Abstract Nonsense

Crushing one theorem at a time

The Dual Group of the Product is the Product of the Dual Groups

Point of post: In this post we show that given a finite collection of finite groups the dual group of their product is the product of their dual groups.


Often of course groups come naturally to us as the product of other groups. Of course it would be nice if would tell something about the dual group of the full group if we knew the dual group of each of the product factors. In this post we show, once again, that everything carries over just as we would hope and that the product of the dual groups is completely determined by the dual groups of each of its factors.

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The Dual Group of the Product of Groups

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We now show that in essence the dual group of the factors of a product of groups entirely determines the dual group for the full product. In fact, we show that the product of dual groups is equal to the dual of the product of the groups. Indeed,

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Theorem: Let G and H be finite groups, then \widehat{\left(G\times H\right)_\mathfrak{L}}\cong\widehat{G_\mathfrak{L}}\times\widehat{H_\mathfrak{L}}

Proof: Define F:\widehat{G_\mathfrak{L}}\times\widehat{H_\mathfrak{L}}\to\widehat{\left(G\times H\right)_\mathfrak{L}} by (\alpha,\beta)\mapsto \alpha\boxtimes\beta where \alpha\boxtimes\beta is the tensor product of \alpha and \beta. Clearly this map is well-defined in the sense that F(\alpha,\beta)\in\widehat{\left(G\times H\right)_\mathfrak{L}} for every (\alpha,\beta) since \deg(\alpha\boxtimes\beta)=\chi^{(\alpha)\boxtimes(\beta)}(e_G,e_H)=\chi^{(\alpha)}(e_G)\chi^{(\beta)}(e_H)=1. To see this is a homomorphism we first note that

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F\left((\alpha,\beta)(\gamma,\delta)\right)=F\left((\alpha\otimes\gamma,\beta\otimes\delta)\right)=\left(\alpha\otimes \gamma\right)\boxtimes\left(\beta\otimes\delta\right)

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That said, note that for every (g,h)\in G\times H one has that

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\begin{aligned}\chi^{(\alpha\otimes\gamma)\boxtimes(\beta\otimes\delta)}(g,h) &=\chi^{(\alpha\otimes\gamma)}(g)\chi^{(\beta\otimes\delta)}(h)\\ &=\chi^{(\alpha)}(g)\chi^{(\gamma)}(g)\chi^{(\beta)}(h)\chi^{(\delta)}(h)\\ &= \left(\chi^{(\alpha)}(g)\chi^{(\beta)}(h)\right)\left(\chi^{(\gamma)}(g)\chi^{(\delta)}(h)\right)\\ &= \chi^{(\alpha)\boxtimes(\beta)}(g,h)\chi^{(\gamma)\boxtimes(\delta)}(g,h)\\ &= \chi^{(\alpha\boxtimes\beta)\otimes(\gamma\boxtimes\delta)}(g,h)\end{aligned}

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so that the characters of (\alpha\boxtimes\beta)\otimes(\gamma\boxtimes\delta) and (\alpha\otimes\gamma)\boxtimes(\beta\otimes\delta) are the same, and thus they are the same. So,

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F\left((\alpha,\beta),(\gamma,\delta)\right)=(\alpha\otimes\gamma)\boxtimes(\beta\otimes\delta)=(\alpha\boxtimes\beta)\otimes(\gamma\boxtimes\delta)=F\left(\alpha,\beta\right)\otimes F\left(\gamma,\delta\right)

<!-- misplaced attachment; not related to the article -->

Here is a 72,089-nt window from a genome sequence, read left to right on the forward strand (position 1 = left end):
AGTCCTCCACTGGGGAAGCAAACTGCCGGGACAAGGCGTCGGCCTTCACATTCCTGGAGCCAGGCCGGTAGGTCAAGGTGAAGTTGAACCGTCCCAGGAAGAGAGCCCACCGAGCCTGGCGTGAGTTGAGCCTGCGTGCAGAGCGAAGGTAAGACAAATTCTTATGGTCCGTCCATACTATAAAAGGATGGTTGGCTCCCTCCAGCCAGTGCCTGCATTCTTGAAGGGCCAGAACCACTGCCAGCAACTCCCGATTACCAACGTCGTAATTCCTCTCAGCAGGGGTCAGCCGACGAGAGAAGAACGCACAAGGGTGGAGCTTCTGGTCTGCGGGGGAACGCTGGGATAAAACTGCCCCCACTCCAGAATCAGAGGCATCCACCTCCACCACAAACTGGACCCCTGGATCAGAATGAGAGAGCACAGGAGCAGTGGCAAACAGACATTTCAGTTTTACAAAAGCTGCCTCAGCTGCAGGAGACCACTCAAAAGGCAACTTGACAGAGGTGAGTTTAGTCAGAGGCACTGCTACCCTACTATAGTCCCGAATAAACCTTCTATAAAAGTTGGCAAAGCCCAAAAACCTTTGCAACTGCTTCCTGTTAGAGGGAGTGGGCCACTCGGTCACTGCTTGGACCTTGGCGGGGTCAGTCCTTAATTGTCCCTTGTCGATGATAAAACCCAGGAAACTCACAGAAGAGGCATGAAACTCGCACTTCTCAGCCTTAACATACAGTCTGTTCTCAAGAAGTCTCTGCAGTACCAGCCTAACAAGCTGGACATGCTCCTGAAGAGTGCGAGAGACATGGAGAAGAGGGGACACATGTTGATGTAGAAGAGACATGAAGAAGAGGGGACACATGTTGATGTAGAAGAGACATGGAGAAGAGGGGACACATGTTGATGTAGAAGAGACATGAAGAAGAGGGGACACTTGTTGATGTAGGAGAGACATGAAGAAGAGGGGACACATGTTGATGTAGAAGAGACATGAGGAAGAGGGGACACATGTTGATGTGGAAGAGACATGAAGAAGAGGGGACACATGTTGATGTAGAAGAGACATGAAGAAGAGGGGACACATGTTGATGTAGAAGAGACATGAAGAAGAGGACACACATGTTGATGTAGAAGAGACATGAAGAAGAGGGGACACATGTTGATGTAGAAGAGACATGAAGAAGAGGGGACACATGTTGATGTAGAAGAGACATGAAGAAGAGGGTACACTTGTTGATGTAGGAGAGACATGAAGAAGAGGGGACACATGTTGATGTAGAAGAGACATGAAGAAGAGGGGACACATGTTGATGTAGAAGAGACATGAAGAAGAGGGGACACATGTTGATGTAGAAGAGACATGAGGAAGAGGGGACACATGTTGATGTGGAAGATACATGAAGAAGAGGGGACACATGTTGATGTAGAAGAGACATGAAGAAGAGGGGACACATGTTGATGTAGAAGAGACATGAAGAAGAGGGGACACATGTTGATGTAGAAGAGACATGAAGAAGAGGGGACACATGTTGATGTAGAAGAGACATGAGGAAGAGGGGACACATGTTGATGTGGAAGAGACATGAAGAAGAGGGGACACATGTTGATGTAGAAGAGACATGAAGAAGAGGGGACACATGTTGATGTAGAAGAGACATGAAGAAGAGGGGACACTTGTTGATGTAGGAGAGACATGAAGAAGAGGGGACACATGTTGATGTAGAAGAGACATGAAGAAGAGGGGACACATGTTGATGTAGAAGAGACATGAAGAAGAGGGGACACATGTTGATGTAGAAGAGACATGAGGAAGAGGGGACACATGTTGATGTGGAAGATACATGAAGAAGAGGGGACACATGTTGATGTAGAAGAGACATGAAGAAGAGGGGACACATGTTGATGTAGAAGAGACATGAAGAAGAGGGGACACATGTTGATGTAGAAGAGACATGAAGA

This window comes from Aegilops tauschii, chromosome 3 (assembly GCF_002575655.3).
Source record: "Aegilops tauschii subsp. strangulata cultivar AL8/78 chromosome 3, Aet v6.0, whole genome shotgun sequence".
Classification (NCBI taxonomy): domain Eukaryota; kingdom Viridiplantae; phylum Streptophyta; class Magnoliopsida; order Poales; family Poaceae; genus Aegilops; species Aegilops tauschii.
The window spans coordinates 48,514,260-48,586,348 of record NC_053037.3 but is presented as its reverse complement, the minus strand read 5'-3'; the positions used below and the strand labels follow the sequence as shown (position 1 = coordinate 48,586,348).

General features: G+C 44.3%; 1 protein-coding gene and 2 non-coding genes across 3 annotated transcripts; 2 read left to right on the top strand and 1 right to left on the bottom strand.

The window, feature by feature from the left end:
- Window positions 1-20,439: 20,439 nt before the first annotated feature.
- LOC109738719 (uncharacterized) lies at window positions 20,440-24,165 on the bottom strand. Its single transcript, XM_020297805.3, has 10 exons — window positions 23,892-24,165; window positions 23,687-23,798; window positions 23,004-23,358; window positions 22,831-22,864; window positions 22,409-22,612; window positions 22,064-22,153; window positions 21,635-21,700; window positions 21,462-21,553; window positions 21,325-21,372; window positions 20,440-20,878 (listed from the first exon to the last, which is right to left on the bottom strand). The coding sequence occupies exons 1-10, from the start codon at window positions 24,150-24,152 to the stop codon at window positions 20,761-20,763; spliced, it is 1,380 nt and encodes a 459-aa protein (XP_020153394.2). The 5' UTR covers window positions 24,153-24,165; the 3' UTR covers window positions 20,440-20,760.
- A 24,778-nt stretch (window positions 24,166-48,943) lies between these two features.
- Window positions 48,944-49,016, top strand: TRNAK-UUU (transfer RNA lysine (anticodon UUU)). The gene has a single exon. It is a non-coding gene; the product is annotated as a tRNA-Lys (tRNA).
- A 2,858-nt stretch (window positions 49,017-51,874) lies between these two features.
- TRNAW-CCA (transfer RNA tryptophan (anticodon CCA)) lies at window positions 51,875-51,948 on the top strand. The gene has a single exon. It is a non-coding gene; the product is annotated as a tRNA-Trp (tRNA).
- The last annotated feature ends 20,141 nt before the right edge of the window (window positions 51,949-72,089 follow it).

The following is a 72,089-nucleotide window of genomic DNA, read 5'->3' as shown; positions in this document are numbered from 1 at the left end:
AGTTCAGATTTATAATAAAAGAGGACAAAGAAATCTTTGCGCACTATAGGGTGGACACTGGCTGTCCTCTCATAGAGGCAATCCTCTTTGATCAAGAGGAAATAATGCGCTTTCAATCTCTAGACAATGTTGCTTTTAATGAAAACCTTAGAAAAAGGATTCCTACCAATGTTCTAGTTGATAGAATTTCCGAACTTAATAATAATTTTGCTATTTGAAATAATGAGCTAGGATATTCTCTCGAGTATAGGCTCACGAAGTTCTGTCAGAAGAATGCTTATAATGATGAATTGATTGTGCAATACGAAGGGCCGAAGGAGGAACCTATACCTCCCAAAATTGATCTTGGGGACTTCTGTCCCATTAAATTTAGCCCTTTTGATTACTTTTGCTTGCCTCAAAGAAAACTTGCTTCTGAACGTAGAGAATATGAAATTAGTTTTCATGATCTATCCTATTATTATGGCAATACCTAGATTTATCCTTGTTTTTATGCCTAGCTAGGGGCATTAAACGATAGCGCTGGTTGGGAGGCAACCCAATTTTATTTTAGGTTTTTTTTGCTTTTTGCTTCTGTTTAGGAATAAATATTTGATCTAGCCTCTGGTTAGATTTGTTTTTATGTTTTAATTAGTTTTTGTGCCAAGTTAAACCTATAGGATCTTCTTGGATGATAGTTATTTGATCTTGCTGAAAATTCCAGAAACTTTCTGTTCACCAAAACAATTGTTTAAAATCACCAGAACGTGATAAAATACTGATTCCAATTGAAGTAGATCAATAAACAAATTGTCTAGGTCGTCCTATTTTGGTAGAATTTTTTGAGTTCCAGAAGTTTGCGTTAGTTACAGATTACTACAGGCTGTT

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Thus, F is a homomorphism.

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To see that F is injective suppose that (\alpha,\beta)\in\ker F then F(\alpha,\beta)=\alpha\boxtimes\beta is the trivial character. Thus, let g\in G be given then \chi^{(\alpha)}(g)=\chi^{(\alpha)}(g)\chi^{(\beta)}(e)=\chi^{(\alpha)\boxtimes(\beta)}(g,h)=1 and thus \chi^{(\alpha)}=\chi^{\text{triv}} so that \alpha=\alpha_\text{triv}. Using the exact same techinque shows that \beta=\beta_\text{triv} so that (\alpha,\beta)=(\alpha_\text{triv},\beta_\text{triv}) from where it follows that \ker F is trivial and thus F is injective.

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Finally, to see that F is surjective we note by previous theorem that any \gamma\in\widehat{\left(G\times H\right)_\mathfrak{L}} is of the form \alpha\boxtimes\beta for \alpha\in\widehat{G} and \beta\in\widehat{H}. But, we have that 1=\deg(\gamma)=\deg(\alpha)\deg(\beta) and since \deg(\alpha),\deg(\beta)\geqslant 1 we may conclude that \deg(\alpha)=\deg(\beta)=1 so that \alpha\in\widehat{G_\mathfrak{L}} and \beta\in\widehat{H_\mathfrak{L}} and so (\alpha,\beta)\in\widehat{G_\mathfrak{L}}\times\widehat{H_\mathfrak{L}} and thus \gamma=\alpha\boxtimes\beta=F(\alpha,\beta)\in \text{im}(F) and since \gamma was arbitrary surjectivity follows. The conclusion follows. \blacksquare

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Clearly by induction it follows that:

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Corollary: Let G_1,\cdots,G_n be finite groups then,

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\displaystyle \widehat{\left(\prod_{j=1}^{n}G_j\right)_\mathfrak{L}}\cong\prod_{j=1}^{n}\widehat{G_\mathfrak{L}}

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1. Simon, Barry. Representations of Finite and Compact Groups. Providence, RI: American Math. Soc., 1996. Print.


April 12, 2011 - Posted by | Algebra, Representation Theory | , , , , , , ,

1 Comment »

  1. […] now know theorems about the relationship between cyclic groups and their duals, and products of groups and their duals. But, we also know that abelian groups and products of cyclic groups are intimately related. Thus, […]

    Pingback by Representation Theory: The Dual Group of an Abelian Group « Abstract Nonsense | April 16, 2011 | Reply

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